Japan in World History by James L. HuffmanJapan in World History by James L. Huffman

Japan in World History

byJames L. Huffman

Paperback | March 3, 2010

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Here is a page-turning, compact history of Japan from earliest times to the present, with a focus on its often tempestuous, often creative relationships with other countries. The book ranges from Japan's prehistoric interactions with Korea and China, to the Western challenge of the late 1500s,the partial isolation under the Tokugawa family (1600-1868), and the tumultuous interactions of more recent times, when Japan modernized ferociously, turned imperialist, lost a world war, then became the world's second largest economy - and its greatest foreign aid donor. Writing in a livelyfashion, Huffman makes rich use of primary documents, illustrating events with comments by the people who lived through them: tellers of ancient myths, court women who dominated the early literary world, cynical priests who damned medieval materialism, travelers who marveled at "indecent" Westernballroom dancers in the mid-1800s, and the emperor who justified Pearl Harbor. Without ignoring standard political and military events, the book illuminates economic, social, and cultural factors; it also examines issues of gender as well as the roles of commoners, samurai, business leaders,novelists, and priests.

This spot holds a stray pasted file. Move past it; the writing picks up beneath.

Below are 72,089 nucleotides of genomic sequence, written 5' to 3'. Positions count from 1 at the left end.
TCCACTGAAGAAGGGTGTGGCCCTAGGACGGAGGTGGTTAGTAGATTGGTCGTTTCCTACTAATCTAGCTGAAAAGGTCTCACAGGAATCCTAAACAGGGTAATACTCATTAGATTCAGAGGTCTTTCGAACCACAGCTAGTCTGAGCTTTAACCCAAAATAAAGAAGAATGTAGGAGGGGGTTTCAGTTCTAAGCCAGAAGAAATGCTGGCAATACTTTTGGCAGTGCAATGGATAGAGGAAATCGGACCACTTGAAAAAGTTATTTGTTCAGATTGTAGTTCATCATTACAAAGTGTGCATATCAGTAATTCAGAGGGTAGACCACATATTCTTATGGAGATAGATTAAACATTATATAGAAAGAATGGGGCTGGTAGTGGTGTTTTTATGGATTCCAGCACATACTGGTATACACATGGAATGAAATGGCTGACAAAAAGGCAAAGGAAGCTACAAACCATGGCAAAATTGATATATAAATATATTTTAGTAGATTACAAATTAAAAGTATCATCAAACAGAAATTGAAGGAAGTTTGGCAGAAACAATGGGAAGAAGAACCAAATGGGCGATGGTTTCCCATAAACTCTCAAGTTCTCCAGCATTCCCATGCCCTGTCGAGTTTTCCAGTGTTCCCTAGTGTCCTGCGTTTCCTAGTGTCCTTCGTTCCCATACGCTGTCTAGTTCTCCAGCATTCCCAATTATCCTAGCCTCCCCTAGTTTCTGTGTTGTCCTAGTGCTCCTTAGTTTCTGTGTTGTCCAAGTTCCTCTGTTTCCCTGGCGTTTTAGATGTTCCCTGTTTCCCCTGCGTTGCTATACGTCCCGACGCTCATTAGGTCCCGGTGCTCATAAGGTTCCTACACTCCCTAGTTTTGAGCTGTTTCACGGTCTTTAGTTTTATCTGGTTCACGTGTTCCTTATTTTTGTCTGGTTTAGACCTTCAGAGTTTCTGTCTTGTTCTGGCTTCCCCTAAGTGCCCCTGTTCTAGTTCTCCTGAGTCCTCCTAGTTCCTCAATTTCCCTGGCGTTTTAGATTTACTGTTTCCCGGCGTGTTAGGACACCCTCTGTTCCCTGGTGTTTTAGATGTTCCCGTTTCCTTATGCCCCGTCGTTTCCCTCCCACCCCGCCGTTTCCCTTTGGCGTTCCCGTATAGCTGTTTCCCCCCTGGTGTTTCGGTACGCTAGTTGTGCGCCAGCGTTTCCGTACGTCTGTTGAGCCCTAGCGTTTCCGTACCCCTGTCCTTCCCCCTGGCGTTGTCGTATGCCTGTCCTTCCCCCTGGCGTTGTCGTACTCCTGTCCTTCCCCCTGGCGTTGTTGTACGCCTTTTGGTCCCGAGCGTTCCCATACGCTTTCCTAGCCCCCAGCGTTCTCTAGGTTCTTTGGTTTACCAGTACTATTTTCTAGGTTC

James L. Huffman is H. Orth Hirt Professor of History Emeritus at Wittenberg University.
Title:Japan in World HistoryFormat:PaperbackDimensions:176 pages, 9.1 × 6.1 × 0.7 inPublished:March 3, 2010Publisher:Oxford University PressLanguage:English

The following ISBNs are associated with this title:

ISBN - 10:0195368088

ISBN - 13:9780195368086

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Table of Contents

Introduction1. Japan's Emergence (to c. 600 c.e.)2. The Aristocratic Era (600-1160)3. Years of War (1160-1550)4. Peace and Relative Isolation (1550-1868)5. Entering the Modern World (1868-1912)6. At War with the World (1912-1945)7. Japan in the Postwar World (1945- )ChronologyNotesFurther ReadingWeb SitesIndex